Bill FeraThe concept of population health management (PHM) is gaining significant momentum among healthcare organizations. An increasing number of healthcare entities are implementing PHM strategies to drive down costs and improve outcomes in the newly evolving, value-based care system. The newest trend is for payers to engage proactively with providers and partner in providing PHM rather than doing it separately.

To create an effective patnership, healthcare organizations would do well to keep in mind a simple mantra as they reconfigure their approach to managing patients: “Right patient. Right intervention. Right time.” Focusing on this three-part equation can help organizations to streamline the way they manage patient populations, with an emphasis on both improving quality of life and enhancing health outcomes. Healthcare organizations that adopt this approach can target members using rules and models that emphasize high sensitivity and specificity; provide patients with holistic, seamless, and coordinated care on the patient’s terms; and deliver care when it is most effective in producing the best outcomes.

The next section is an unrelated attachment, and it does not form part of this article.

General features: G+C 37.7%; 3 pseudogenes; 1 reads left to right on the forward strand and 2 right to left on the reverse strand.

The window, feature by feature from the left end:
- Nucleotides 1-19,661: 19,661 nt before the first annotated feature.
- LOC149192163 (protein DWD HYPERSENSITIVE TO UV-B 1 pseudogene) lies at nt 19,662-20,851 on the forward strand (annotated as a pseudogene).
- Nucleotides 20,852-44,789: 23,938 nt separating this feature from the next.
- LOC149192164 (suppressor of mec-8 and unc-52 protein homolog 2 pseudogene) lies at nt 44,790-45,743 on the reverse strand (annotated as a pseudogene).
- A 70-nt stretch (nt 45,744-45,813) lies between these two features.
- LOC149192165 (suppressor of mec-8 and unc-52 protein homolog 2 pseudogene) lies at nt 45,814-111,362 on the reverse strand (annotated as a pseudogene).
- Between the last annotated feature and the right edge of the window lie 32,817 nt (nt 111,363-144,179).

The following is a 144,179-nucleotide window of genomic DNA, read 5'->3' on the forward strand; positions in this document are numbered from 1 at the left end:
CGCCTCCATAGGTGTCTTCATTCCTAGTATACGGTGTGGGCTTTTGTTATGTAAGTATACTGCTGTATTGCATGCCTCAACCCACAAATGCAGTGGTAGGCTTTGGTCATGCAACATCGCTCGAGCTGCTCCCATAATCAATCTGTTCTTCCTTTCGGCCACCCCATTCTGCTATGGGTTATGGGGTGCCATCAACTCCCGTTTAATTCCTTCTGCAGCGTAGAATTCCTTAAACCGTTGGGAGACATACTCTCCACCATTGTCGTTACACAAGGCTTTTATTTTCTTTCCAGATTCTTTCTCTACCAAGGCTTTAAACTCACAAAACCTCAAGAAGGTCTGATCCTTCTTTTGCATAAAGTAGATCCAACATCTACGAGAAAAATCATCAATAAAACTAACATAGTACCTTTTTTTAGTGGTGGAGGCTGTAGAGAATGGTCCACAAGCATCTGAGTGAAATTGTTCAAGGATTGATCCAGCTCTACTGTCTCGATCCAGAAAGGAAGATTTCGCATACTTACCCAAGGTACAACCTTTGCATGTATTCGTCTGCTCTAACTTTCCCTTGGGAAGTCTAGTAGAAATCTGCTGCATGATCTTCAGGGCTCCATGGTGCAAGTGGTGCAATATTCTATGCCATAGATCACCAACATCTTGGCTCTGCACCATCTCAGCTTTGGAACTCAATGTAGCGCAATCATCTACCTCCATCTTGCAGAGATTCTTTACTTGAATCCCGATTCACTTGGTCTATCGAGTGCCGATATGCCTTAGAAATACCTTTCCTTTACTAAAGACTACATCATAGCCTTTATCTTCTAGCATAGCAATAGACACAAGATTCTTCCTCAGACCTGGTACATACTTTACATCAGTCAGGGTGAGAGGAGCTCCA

A key factor in implementing a successful PHM program is for payers and providers to integrate each other’s assets to produce actionable information and customized care interventions. These assets include the collection and analysis of data from claims systems, electronic health records (EHRs), and even personal health record data, such as patient-collected information. Through collaboration beyond the pay-for-performance models of the past, many payers are finding success in sharing results from their predictive analytics with providers to assist them in identifying specific patients who could benefit most from certain care interventions, which is a central theme of PHM.

Once payers and providers have their “right patient, right intervention, right time” strategy in place, the next critical steps will be to focus attention on setting, measuring, and monitoring program outcomes and on developing the technology infrastructure required for information sharing, data analytics, and reporting.

The need for such collaboration today is clear: Integrating payer and provider functions brings together the traditional strengths of each to build the foundation of a strong PHM program.


Bill Fera, MD, is a principal and the clinical transformation leader, Health Care Advisory Services practice, Ernst & Young LLP.

The views expressed herein are those of the author and do not necessarily reflect the views of Ernst & Young LLP.

Publication Date: Monday, June 03, 2013